Programs in the field of specialized clinical nursing are only available at the master's level. Interested individuals apply to a Master of Science in Nursing - Clinical Nurse Specialist program and choose from a wide variety of concentrations on which their training will focus. Students then gain the knowledge and skills needed for the profession through classroom lectures and clinical experience. Once completed, graduates must obtain licensure in order to begin working.
Prerequisites include a bachelor's degree, registered nurse licensure, standardized test scores, letters of recommendation, resume, and some programs require a year of clinical nursing. Specializations include specific illnesses (diabetes, cancer, etc.), specific populations (women's health, pediatrics, etc.), or modes of care (palliative, hospice, etc.). Clinical rotations are also common.
Master of Science in Nursing - Clinical Nurse Specialist
The exact nature of the coursework in these programs is determined largely by the area of specialization chosen by the student. For example, those who specialize in specific illnesses will have coursework in the pathology and treatment of different chronic diseases. Core classes cover broader topics in nursing and medical research. Students may take core classes such as:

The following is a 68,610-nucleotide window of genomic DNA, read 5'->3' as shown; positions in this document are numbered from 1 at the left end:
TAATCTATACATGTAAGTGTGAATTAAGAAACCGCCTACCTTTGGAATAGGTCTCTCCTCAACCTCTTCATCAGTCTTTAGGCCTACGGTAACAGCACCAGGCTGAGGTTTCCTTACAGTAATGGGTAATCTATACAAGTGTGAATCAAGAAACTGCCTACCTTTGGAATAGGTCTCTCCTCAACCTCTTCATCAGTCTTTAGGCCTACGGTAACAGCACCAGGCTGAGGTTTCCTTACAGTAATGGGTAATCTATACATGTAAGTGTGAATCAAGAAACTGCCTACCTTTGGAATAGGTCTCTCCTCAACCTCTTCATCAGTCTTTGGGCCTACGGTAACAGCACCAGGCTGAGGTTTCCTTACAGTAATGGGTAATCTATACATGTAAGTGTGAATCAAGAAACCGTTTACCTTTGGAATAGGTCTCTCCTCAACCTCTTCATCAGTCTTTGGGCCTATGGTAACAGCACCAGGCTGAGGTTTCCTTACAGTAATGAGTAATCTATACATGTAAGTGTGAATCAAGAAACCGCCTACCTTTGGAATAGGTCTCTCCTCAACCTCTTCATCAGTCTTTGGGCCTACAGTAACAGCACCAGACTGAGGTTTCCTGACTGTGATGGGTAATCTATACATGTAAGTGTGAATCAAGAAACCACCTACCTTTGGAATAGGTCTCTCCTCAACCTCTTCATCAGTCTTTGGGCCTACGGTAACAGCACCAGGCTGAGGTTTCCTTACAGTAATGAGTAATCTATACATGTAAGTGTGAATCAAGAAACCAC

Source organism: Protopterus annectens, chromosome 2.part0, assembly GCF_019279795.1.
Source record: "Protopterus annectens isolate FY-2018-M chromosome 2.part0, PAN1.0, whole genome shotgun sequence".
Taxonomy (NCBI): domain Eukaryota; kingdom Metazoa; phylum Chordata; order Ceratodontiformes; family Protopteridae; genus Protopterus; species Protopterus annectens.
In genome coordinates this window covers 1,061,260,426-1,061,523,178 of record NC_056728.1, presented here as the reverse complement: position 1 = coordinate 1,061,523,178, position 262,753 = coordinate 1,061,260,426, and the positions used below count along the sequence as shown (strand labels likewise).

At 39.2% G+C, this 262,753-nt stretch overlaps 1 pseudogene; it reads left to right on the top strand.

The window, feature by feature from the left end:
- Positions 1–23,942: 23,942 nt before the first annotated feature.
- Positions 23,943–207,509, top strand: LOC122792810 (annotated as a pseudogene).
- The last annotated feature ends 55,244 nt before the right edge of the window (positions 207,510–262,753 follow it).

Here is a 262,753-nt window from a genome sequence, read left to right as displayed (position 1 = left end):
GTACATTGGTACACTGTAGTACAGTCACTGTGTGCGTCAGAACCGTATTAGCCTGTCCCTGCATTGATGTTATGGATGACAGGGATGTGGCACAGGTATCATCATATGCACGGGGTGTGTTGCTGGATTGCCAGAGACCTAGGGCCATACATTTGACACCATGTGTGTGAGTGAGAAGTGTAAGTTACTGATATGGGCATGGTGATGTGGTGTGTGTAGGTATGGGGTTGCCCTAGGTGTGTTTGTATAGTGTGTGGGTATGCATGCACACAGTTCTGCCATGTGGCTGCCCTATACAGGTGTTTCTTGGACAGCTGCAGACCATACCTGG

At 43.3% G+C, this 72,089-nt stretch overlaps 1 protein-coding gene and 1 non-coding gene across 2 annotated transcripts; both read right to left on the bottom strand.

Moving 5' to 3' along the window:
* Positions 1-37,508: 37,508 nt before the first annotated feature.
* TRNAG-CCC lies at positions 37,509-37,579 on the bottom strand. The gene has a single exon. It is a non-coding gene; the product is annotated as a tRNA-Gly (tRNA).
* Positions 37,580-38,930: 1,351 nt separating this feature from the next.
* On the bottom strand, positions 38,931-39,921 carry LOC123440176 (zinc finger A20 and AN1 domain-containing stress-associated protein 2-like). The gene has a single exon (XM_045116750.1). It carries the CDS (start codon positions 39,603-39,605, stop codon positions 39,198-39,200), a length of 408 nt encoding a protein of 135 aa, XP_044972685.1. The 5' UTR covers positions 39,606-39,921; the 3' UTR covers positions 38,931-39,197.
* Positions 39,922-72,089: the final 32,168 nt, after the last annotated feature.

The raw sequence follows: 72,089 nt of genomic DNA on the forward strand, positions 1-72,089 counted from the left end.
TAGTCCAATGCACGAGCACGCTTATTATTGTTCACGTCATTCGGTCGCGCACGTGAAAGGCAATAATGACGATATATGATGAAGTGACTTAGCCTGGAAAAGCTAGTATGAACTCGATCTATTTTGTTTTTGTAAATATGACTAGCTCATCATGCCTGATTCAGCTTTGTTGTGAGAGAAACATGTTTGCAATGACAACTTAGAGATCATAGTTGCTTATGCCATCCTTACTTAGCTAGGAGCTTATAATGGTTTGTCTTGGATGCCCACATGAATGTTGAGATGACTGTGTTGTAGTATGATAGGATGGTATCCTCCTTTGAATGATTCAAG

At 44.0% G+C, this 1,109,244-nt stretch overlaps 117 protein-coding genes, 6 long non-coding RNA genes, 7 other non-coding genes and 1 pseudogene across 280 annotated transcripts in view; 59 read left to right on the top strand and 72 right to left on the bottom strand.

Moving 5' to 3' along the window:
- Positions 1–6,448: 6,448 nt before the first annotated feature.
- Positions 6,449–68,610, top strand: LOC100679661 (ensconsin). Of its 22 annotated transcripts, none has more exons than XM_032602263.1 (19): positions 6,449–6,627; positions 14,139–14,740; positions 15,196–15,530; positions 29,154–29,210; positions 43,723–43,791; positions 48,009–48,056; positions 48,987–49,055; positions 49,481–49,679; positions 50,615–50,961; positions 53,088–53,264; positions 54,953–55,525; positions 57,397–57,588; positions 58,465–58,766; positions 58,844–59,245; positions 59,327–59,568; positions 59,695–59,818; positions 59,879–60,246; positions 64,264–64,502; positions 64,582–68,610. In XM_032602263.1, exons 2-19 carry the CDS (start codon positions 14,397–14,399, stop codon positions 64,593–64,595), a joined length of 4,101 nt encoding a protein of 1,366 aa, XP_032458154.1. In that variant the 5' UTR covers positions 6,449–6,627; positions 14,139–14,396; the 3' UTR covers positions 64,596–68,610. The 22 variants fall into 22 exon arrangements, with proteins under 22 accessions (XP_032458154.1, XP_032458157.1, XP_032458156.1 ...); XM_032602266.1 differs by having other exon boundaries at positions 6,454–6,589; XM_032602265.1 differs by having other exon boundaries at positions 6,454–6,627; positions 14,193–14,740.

- Nursing research methods
- Diagnostic tools in advanced nursing
- Health services outcome analysis
- Nursing and chronic health problems
Employment Outlook and Salary Information
According to the U.S. Bureau of Labor Statistics (BLS, www.bls.gov), job opportunities for all kinds of registered nurses are expected to increase by 12% between 2018 and 2028. The BLS also states that clinical nurse specialists will be in high demand, particularly in the inner cities and other under-represented areas. Additionally, as the science of nursing care continues to evolve, the areas of specialty care will continue to expand. The median annual salary for nurse practitioners, including clinical nurse specialists, was $107,030 in May 2018.
Continuing Education Information
To practice professionally as a clinical nurse specialist, individuals must first be licensed. While specific licensure requirements vary by state, all states require individuals to have completed an educational program at an accredited institution and to have passed a national licensing exam.
In addition to the graduate-level education required of clinical nurse specialists, those entering this field should anticipate substantial on-the-job training. CNS professionals function as integral members of a healthcare team and the methods and means of providing care to patients will differ between institutions. The National Association of Clinical Nurse Specialists is a trade organization that has additional information on education, licensure, training, and employment opportunities (www.nacns.org).
For those who want to continue their studies beyond the master's degree level, there are Doctor of Nursing Science degree programs available. These programs prepare individuals for senior leadership positions in academia and the healthcare industry.
Clinical nursing degrees are only available at the master's level and coursework is determined by the chosen area of specialty. There is substantial on-the-job training and Doctor of Nursing Science degree programs are available.